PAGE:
Paul Greenberg

The vocabulary has changed since Munich, appeasement having come into bad odor, but the operating principle is pretty much unchanged -- even if it's now known as flexibility.

For just a minute the slippery little Chicago pol inside the Great American Leader, the prophet of Hope and Change, was revealed for the world to hear. Such a description may be unfair -- to Chicago pols. Whatever can be said about the Daleys, they never left any microphones on to record their machinations, not to my knowledge or any prosecutor's.

We the mere People aren't supposed to notice the man behind the curtain at these Oz-like international conferences, but how could anyone help listening?

What some of us had long suspected, but didn't dare assert, now has been confirmed by the highest source. In his own words. In his own voice. Off-guard moments may speak louder than any formal address.

Dmitri Medvedev, and the rest of the Russian establishment, doubtless know whom they they're dealing with, and have known even before this president announced he was resetting American policy when it comes to our friends in Moscow.

President Medvedev certainly didn't sound surprised. "I understand," he replied. He assured the American president he would pass the word to the real power in this new/old Russia: "I will transmit this information to Vladimir and I stand with you."

No doubt, the Russian meant to be assuring. But this conversation was anything but assuring to some of us back home -- those of us who can remember where appeasement has a way of leading.

As for Russia's once and future tsar, V. Putin, no doubt he'll be assured. Much too assured.

. .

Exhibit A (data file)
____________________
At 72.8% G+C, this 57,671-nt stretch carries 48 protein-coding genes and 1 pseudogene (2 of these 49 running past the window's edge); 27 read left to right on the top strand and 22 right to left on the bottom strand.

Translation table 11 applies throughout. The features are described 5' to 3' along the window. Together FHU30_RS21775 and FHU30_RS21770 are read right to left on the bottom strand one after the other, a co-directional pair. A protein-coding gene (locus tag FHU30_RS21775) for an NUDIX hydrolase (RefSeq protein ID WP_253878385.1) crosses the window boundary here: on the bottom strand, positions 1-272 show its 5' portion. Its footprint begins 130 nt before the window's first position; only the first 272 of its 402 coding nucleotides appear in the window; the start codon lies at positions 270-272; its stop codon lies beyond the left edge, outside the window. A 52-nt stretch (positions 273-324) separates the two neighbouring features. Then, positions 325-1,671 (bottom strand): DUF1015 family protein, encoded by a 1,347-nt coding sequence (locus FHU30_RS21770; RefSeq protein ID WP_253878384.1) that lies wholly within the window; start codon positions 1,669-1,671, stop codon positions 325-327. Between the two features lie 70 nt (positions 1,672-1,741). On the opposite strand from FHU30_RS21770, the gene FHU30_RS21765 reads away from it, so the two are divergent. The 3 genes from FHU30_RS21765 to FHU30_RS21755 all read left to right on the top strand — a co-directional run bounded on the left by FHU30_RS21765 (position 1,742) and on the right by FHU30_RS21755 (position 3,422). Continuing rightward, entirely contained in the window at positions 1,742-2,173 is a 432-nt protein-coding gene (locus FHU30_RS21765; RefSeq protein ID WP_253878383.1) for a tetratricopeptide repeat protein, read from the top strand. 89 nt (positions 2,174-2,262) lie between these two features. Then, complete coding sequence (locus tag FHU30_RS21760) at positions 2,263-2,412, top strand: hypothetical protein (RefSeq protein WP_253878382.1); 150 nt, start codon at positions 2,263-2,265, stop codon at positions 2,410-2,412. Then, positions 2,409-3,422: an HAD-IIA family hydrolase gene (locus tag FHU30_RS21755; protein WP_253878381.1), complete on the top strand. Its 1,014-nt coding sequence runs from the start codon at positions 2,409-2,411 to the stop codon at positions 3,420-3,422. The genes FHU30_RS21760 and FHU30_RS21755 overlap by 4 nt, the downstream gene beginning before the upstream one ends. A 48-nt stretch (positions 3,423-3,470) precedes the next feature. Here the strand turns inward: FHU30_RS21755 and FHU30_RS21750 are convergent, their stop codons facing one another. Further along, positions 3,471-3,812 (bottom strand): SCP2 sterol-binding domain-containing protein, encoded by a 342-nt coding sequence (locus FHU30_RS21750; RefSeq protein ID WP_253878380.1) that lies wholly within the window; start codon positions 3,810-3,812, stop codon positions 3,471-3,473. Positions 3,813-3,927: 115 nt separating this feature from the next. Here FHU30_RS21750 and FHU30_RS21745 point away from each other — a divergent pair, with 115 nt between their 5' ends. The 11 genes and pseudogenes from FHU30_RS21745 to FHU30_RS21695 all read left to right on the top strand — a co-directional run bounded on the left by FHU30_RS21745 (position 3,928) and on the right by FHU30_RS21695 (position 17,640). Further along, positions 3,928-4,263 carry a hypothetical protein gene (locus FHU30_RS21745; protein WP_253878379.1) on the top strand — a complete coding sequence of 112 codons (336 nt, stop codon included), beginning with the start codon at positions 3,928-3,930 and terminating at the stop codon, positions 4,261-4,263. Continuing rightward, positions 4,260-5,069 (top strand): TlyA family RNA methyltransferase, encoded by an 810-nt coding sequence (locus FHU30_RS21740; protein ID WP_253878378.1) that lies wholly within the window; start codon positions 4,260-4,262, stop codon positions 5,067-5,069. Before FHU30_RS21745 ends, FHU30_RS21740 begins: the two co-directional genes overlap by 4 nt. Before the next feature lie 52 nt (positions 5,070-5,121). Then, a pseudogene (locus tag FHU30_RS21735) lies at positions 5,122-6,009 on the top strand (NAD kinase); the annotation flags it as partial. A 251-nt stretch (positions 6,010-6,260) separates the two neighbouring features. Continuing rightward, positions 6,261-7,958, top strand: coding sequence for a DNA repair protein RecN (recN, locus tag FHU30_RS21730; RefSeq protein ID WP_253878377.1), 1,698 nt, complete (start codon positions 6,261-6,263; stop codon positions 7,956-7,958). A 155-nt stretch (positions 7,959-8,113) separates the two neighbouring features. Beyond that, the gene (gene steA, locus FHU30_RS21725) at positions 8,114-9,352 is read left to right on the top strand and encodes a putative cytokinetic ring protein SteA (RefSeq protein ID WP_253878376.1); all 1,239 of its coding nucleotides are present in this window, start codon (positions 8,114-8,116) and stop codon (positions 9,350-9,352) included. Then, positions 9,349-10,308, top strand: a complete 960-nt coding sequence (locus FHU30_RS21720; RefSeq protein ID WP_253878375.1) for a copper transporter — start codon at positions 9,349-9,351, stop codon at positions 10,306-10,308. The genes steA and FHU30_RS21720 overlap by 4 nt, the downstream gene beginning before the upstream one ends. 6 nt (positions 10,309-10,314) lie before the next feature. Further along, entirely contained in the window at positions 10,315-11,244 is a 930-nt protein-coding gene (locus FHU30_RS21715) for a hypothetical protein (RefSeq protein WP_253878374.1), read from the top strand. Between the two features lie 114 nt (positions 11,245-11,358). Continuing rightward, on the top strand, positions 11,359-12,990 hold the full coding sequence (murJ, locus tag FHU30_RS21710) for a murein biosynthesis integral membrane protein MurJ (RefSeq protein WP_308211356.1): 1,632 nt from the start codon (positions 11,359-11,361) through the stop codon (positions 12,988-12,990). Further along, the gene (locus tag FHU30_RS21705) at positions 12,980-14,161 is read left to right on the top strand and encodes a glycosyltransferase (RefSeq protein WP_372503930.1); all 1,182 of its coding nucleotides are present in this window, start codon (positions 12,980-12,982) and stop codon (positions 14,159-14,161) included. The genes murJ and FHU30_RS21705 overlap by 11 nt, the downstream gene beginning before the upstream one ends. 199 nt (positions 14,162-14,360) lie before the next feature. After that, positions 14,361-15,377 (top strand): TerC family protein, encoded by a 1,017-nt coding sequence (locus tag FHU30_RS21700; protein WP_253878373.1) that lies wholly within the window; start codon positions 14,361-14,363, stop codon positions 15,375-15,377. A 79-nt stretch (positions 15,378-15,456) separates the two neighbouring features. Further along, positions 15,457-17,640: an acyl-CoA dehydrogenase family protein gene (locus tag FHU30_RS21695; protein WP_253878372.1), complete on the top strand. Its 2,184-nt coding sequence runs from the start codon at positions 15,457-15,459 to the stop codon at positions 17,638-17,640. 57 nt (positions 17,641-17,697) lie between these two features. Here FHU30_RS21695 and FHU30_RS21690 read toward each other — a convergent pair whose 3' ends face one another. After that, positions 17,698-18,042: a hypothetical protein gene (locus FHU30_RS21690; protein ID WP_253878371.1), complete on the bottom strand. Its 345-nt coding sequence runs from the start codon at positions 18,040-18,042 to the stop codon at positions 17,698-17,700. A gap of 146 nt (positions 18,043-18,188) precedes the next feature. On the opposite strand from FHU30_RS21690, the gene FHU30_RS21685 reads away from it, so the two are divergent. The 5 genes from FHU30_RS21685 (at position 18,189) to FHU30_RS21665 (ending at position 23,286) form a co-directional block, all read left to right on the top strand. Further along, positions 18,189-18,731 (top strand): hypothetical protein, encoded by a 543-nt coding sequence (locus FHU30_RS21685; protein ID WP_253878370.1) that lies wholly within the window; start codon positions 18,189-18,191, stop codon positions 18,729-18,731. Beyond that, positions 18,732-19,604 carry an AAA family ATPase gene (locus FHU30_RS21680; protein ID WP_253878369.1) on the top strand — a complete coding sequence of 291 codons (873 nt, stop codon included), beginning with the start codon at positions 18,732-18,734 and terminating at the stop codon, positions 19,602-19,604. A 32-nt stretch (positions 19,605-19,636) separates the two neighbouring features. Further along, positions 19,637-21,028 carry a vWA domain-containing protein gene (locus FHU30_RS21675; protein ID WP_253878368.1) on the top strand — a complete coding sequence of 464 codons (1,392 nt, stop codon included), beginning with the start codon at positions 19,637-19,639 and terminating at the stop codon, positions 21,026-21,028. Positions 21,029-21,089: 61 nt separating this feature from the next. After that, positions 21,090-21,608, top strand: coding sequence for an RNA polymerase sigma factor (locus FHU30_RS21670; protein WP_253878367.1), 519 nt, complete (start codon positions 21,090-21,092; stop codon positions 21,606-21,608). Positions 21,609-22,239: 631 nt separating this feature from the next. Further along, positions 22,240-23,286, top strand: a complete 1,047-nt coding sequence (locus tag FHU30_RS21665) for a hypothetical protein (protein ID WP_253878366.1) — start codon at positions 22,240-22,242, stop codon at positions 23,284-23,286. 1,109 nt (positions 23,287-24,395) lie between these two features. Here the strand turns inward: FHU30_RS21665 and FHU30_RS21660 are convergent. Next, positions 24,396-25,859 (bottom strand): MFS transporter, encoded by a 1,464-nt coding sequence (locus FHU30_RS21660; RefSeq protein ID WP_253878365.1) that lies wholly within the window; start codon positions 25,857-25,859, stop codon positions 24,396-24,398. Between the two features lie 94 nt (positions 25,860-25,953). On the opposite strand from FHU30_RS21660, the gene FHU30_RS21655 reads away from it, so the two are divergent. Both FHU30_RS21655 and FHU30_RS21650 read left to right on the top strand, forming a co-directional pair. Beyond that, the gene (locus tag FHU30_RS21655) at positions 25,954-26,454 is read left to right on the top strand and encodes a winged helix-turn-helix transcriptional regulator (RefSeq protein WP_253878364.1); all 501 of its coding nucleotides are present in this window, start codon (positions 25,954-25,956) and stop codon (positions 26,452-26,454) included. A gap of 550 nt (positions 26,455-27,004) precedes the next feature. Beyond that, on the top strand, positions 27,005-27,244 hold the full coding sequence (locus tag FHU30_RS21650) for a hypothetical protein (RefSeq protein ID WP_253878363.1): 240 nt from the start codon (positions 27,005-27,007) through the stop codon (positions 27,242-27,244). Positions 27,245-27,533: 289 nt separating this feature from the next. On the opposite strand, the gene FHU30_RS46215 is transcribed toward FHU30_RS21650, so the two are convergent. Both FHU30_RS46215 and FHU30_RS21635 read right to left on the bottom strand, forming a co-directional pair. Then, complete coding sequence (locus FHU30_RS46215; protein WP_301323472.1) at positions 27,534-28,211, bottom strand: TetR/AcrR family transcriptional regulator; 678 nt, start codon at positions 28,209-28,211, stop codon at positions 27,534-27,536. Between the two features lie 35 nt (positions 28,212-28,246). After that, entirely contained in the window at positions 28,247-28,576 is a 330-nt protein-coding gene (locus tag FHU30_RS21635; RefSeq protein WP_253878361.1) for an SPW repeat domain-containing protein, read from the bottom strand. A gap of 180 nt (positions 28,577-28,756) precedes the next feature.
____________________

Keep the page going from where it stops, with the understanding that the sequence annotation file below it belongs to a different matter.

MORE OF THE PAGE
The administration's bad week only began in Seoul. Back in Washington, in the Supreme Court of the United States, to be specific, the president's Signature Achievement, the great new American health-care system, was running into a little problem called the Constitution of the United States. At least in the eyes of some justices of the court, especially the one supposed to be the new Sandra Day O'Connor, the new swing man/weathervane. The questions from His Honor Anthony Kennedy were pointing to some serious doubts about the new law's constitutionality.

Remember when Nancy Pelosi, who was still speaker of the House at the time, was asked if she was concerned about the constitutional grounds of this brave new health system? "Are you serious?" she replied, which was her way of not replying. It turns out the Supreme Court of the United States may be serious indeed.

How seriously the administration's arguments in defense of its crowning achievement can be taken is another question. Monday, its solicitor-general was telling the court that Obamacare's penalties are not a tax that had to be collected before the court could uphold it. But by Tuesday, it had become a tax well within the government's power to regulate trade under the Constitution's commerce clause.

So when is a tax not a tax? Answer: When it suits the administration's purposes that day.

The advocate arguing the case for Obamacare before the distinguished justices is a fine lawyer. It's just that the law he's trying to defend is not so fine.

But what's most impressive about the administration's legal case -- and its foreign policy -- is not its flexibility. It's the cynicism of it. It's the no-longer-hidden contempt for the American people, who aren't supposed to notice these transparent little tricks. Even when the microphone is on. Even when this administration's constitutional arguments change daily.


Paul Greenberg

Pulitzer Prize-winning Paul Greenberg, one of the most respected and honored commentators in America, is the editorial page editor of the Arkansas Democrat-Gazette.